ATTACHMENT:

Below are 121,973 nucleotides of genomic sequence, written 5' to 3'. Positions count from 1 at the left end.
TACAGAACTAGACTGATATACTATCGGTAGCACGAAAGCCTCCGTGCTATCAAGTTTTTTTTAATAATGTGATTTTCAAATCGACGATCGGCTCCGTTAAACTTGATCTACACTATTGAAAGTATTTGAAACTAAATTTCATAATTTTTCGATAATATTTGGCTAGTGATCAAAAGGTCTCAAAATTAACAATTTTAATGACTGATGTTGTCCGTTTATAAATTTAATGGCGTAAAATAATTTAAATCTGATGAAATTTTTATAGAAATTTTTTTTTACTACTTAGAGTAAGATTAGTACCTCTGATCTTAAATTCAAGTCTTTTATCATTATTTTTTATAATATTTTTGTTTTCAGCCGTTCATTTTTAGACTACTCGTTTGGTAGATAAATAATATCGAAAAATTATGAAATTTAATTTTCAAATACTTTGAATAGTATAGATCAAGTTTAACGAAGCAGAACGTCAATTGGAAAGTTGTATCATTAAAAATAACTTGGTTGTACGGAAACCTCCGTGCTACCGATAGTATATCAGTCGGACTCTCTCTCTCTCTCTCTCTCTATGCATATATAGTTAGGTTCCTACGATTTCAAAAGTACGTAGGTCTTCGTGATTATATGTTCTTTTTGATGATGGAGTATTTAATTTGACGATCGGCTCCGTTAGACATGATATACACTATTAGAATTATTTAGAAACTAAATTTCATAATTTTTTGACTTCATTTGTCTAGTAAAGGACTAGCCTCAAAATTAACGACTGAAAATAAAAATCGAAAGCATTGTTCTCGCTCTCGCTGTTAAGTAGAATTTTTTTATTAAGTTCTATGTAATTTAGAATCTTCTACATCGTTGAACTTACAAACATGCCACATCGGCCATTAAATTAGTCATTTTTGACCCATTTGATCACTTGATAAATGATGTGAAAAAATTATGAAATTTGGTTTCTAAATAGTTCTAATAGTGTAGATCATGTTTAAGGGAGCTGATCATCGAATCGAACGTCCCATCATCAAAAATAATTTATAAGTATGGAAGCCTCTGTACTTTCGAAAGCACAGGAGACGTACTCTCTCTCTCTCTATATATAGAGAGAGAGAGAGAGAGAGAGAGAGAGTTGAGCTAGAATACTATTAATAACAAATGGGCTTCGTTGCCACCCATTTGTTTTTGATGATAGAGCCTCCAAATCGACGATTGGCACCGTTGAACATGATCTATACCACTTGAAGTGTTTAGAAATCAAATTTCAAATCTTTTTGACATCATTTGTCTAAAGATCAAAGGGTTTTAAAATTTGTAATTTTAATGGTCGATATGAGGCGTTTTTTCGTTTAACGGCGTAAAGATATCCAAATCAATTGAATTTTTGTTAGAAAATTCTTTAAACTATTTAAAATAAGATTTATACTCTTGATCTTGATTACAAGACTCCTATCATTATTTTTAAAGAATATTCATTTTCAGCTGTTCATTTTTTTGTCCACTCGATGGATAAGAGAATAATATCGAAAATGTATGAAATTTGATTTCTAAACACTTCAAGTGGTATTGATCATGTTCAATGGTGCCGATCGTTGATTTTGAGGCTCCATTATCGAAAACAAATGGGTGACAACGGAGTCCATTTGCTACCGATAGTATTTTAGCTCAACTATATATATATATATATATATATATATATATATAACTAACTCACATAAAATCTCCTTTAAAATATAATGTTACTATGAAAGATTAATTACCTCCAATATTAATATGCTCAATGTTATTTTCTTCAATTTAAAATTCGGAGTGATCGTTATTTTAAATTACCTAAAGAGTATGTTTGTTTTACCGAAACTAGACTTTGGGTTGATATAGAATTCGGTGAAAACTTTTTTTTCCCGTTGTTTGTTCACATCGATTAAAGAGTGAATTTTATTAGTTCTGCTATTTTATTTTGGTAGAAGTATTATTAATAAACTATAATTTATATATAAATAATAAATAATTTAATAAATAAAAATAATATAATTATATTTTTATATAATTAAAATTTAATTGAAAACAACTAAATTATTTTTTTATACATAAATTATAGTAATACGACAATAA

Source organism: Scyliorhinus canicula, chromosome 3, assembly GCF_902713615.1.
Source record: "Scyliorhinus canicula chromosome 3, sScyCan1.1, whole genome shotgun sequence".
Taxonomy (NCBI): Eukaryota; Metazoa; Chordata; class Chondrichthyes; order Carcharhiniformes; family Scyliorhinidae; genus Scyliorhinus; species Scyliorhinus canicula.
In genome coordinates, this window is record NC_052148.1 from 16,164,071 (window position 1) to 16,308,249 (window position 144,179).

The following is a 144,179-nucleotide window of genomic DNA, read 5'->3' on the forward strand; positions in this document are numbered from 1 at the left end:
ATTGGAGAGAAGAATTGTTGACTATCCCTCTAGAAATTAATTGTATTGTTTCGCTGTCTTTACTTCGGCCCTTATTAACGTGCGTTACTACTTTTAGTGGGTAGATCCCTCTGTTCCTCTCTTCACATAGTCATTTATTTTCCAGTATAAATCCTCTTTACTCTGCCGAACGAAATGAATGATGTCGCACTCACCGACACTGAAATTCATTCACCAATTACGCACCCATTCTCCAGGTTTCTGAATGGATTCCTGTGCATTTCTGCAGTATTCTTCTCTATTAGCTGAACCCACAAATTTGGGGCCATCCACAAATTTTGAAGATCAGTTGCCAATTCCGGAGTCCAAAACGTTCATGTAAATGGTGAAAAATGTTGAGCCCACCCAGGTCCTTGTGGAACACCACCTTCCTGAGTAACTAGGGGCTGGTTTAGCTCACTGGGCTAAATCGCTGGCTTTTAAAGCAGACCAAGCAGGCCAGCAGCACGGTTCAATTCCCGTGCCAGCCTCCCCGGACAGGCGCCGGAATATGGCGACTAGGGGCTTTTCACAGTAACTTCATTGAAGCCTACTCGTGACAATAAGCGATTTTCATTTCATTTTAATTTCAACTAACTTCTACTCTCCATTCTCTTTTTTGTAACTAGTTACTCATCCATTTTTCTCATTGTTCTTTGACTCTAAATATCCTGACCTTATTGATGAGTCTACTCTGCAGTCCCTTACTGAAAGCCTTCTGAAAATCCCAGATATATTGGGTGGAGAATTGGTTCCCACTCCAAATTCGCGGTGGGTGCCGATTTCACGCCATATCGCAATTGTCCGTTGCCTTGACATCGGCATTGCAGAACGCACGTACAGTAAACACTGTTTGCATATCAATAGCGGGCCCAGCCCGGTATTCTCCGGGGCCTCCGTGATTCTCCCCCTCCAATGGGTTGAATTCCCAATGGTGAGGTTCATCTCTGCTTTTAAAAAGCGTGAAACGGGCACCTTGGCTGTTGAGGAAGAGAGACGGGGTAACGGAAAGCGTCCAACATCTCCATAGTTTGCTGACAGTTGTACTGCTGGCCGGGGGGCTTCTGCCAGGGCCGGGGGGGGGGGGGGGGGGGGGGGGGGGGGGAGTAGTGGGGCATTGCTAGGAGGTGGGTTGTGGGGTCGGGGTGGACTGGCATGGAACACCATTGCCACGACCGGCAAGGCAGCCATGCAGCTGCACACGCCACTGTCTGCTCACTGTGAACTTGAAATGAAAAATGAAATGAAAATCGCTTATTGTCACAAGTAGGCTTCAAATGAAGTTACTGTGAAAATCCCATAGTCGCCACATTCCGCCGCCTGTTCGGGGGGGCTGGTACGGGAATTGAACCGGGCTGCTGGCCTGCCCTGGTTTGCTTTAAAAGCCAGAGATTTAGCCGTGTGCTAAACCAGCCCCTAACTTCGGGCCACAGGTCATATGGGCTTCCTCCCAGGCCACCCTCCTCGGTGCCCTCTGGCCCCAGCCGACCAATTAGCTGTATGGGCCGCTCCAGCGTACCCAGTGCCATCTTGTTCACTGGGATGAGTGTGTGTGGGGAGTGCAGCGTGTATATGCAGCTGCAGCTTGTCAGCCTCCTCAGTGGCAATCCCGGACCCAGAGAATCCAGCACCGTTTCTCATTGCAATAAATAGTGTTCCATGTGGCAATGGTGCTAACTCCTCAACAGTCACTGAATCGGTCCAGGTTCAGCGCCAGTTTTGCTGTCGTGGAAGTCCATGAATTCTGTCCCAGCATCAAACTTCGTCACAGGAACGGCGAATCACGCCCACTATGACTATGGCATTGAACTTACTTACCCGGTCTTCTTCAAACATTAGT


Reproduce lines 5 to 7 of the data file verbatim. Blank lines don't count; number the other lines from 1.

Taxonomy (NCBI): Eukaryota; Metazoa; Chordata; class Chondrichthyes; order Carcharhiniformes; family Scyliorhinidae; genus Scyliorhinus; species Scyliorhinus canicula.
In genome coordinates, this window is record NC_052148.1 from 16,164,071 (window position 1) to 16,308,249 (window position 144,179).

The following is a 144,179-nucleotide window of genomic DNA, read 5'->3' on the forward strand; positions in this document are numbered from 1 at the left end: